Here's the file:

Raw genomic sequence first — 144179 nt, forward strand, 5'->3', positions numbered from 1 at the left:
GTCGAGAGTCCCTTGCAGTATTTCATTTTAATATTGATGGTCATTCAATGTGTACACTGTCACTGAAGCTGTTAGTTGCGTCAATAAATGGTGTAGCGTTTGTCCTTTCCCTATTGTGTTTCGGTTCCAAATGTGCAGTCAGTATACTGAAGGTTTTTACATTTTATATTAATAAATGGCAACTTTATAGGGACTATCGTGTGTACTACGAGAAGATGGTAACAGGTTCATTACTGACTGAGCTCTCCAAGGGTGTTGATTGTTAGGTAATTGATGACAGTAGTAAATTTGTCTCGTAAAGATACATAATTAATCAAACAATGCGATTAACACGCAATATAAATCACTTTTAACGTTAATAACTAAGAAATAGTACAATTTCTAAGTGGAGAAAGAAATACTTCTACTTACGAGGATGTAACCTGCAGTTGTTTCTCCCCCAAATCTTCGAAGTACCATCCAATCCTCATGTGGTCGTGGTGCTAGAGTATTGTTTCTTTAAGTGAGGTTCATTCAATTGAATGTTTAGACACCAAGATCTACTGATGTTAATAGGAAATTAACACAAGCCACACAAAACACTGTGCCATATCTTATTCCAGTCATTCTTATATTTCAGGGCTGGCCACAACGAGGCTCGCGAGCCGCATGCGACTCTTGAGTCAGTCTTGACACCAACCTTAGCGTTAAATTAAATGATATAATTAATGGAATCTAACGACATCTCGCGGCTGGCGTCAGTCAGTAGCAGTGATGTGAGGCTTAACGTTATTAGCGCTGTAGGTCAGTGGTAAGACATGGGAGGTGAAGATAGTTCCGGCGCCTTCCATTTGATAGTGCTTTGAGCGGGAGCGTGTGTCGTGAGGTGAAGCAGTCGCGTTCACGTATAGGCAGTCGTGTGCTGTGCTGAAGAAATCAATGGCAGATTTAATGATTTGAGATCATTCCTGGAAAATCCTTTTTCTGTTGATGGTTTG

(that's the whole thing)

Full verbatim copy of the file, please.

Raw genomic sequence first — 144179 nt, forward strand, 5'->3', positions numbered from 1 at the left:
GTCGAGAGTCCCTTGCAGTATTTCATTTTAATATTGATGGTCATTCAATGTGTACACTGTCACTGAAGCTGTTAGTTGCGTCAATAAATGGTGTAGCGTTTGTCCTTTCCCTATTGTGTTTCGGTTCCAAATGTGCAGTCAGTATACTGAAGGTTTTTACATTTTATATTAATAAATGGCAACTTTATAGGGACTATCGTGTGTACTACGAGAAGATGGTAACAGGTTCATTACTGACTGAGCTCTCCAAGGGTGTTGATTGTTAGGTAATTGATGACAGTAGTAAATTTGTCTCGTAAAGATACATAATTAATCAAACAATGCGATTAACACGCAATATAAATCACTTTTAACGTTAATAACTAAGAAATAGTACAATTTCTAAGTGGAGAAAGAAATACTTCTACTTACGAGGATGTAACCTGCAGTTGTTTCTCCCCCAAATCTTCGAAGTACCATCCAATCCTCATGTGGTCGTGGTGCTAGAGTATTGTTTCTTTAAGTGAGGTTCATTCAATTGAATGTTTAGACACCAAGATCTACTGATGTTAATAGGAAATTAACACAAGCCACACAAAACACTGTGCCATATCTTATTCCAGTCATTCTTATATTTCAGGGCTGGCCACAACGAGGCTCGCGAGCCGCATGCGACTCTTGAGTCAGTCTTGACACCAACCTTAGCGTTAAATTAAATGATATAATTAATGGAATCTAACGACATCTCGCGGCTGGCGTCAGTCAGTAGCAGTGATGTGAGGCTTAACGTTATTAGCGCTGTAGGTCAGTGGTAAGACATGGGAGGTGAAGATAGTTCCGGCGCCTTCCATTTGATAGTGCTTTGAGCGGGAGCGTGTGTCGTGAGGTGAAGCAGTCGCGTTCACGTATAGGCAGTCGTGTGCTGTGCTGAAGAAATCAATGGCAGATTTAATGATTTGAGATCATTCCTGGAAAATCCTTTTTCTGTTGATGGTTTG